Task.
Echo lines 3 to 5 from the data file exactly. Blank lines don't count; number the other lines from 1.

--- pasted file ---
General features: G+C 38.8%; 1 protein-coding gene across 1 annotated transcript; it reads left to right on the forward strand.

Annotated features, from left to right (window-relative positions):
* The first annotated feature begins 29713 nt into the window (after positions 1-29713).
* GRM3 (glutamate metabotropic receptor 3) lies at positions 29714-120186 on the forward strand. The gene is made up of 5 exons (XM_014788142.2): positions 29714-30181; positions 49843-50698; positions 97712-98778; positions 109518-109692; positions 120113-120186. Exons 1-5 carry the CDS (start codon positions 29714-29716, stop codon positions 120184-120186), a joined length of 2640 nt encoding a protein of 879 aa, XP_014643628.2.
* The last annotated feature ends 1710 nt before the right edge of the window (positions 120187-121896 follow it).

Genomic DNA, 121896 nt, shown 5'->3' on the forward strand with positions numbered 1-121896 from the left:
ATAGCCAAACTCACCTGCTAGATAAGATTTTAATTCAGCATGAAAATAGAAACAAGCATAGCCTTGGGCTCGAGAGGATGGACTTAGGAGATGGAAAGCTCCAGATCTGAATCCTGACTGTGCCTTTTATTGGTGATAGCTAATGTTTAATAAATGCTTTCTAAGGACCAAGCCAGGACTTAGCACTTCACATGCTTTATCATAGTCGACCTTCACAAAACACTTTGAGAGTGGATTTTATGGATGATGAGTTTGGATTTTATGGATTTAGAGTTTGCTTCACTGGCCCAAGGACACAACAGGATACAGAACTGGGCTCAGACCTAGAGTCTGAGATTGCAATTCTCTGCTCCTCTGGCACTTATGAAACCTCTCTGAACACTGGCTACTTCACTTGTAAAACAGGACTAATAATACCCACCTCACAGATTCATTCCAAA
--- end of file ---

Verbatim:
* The first annotated feature begins 29713 nt into the window (after positions 1-29713).
* GRM3 (glutamate metabotropic receptor 3) lies at positions 29714-120186 on the forward strand. The gene is made up of 5 exons (XM_014788142.2): positions 29714-30181; positions 49843-50698; positions 97712-98778; positions 109518-109692; positions 120113-120186. Exons 1-5 carry the CDS (start codon positions 29714-29716, stop codon positions 120184-120186), a joined length of 2640 nt encoding a protein of 879 aa, XP_014643628.2.
* The last annotated feature ends 1710 nt before the right edge of the window (positions 120187-121896 follow it).